Many people assume, since my mother passed away at The Cape House, that it’s a painful place for me to visit. They ask, gingerly, “Have you been back since she died?”
“Of course,” I reply with a smile. “It’s my most favorite place in the world.”
What they may not understand is that, while my mother’s death is a pivotal event that took place at The Cape House, it is only one of many memories this place contains. A year after my mom died, my second child was born in the living room, with Mom’s portrait looking over my shoulder. In this house, there have been countless family dinners, holidays, and Fourth of July barbecues, late-night talks, good, long cries, loaded arguments, movie marathons, and storms of laughter that thundered off the high ceilings. Walking into this house, as the garage door hums closed behind me, I am awash in 20 years of memories – with my old journals in the closet to prove it. In the basement are relics of my family’s history, from old school projects to ancient photos to yellowing love letters my mother wrote to my father during an interminable class in high school. So, yes, there are many painful memories associated with this house, but they are but a few in a wild jumble of memories that comprise my life.
Which is why it’s taken time to swallow the news my father gave me a few days ago: he’s selling The Cape House.
Objectively, it’s a smart decision. His life is moving in a different direction than it was when he bought this place. My siblings and I are scattered across the country, and, busy with our own families, are coming less and less. Mom, the magnetic force that pulled us all together, is gone. The time has come.
But that doesn’t mean I like it. I have a marrow-deep attachment to The Cape House and everything it represents. I mean, I wrote a BOOK about it. The idea that it might not be in my life anymore, might not be in my children’s lives, stirs a deep, melancholy longing I’ve learned to identify as grief.
But I’ve lived with grief for a long time – I’m something of a professional at this point – and while I know what’s coming, I’m not there yet. For now, I can drink in the time we have left here, watching my sons play in low tide, draping across the couches with the throw pillows my mother made, playing foosball in the basement, leafing through old photo albums (including the one from my bat-mitzvah that I forbid outsiders to see), lounging with a book in the sun, breathing in the salt-rich air, and feeling that everything-is-well-and-peaceful feeling that this place inspires. And I can feel the gratitude for what The Cape House has been for me, alongside the heaviness of knowing I will have to say goodbye to it soon enough.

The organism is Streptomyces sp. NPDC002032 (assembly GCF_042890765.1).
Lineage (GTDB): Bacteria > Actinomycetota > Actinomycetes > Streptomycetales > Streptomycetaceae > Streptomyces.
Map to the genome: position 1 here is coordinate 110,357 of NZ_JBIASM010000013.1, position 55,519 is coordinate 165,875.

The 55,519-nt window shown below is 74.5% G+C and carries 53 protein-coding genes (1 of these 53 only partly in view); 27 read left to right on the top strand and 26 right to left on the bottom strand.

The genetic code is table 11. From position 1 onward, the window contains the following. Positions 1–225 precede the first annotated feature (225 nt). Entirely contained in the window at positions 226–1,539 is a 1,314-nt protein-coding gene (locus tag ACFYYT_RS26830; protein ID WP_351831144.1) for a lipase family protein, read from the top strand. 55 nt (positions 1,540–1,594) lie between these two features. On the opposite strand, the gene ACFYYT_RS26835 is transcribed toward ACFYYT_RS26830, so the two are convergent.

It reminds of the weeks before my mom died, drinking in every moment, every breath, every flicker of her eyes, all the while feeling time passing with a slippery finality. I played John Mayer’s “Stop This Train” over and over, hearing his smoky voice put my feelings to words:
“Once in a while, when it’s good, it’ll feel like it should, and they’re all still around, and you’re still safe and sound, and you don’t miss a thing ’till you cry when you’re driving away in the dark, singing, ‘Stop this train, I want to get off and go home again, I can’t take the speed it’s moving in, I know I can’t, ’cause honestly, won’t someone stop this train?'”
It’s the same feeling I have watching my children grow up, evolving with sneaky speed from wrinkly little raisins to angel-faced toddlers to wild boys who wipe off my kisses. Even my baby, who just a blink ago was a fuzzy-haired bean wrapped in a sling at my chest, now assures me he is a “big boy who watched Toy Story 3 100 times.”
There is no stopping the train of time. I’m as powerless against it as if I tried to still a real locomotive with my hands. I both hate and am humbled by this. Life is a series of hellos and goodbyes, of embraces and letting gos, of arrivals and departures. While it’s true we can’t take what we love with us, our loves also never leave us completely. They imprint themselves on our memories, in our blood, on our very souls. Even when they are lost forever, they’re never fully gone – they become a part of who we are.
Now to remember this the day the sale goes through.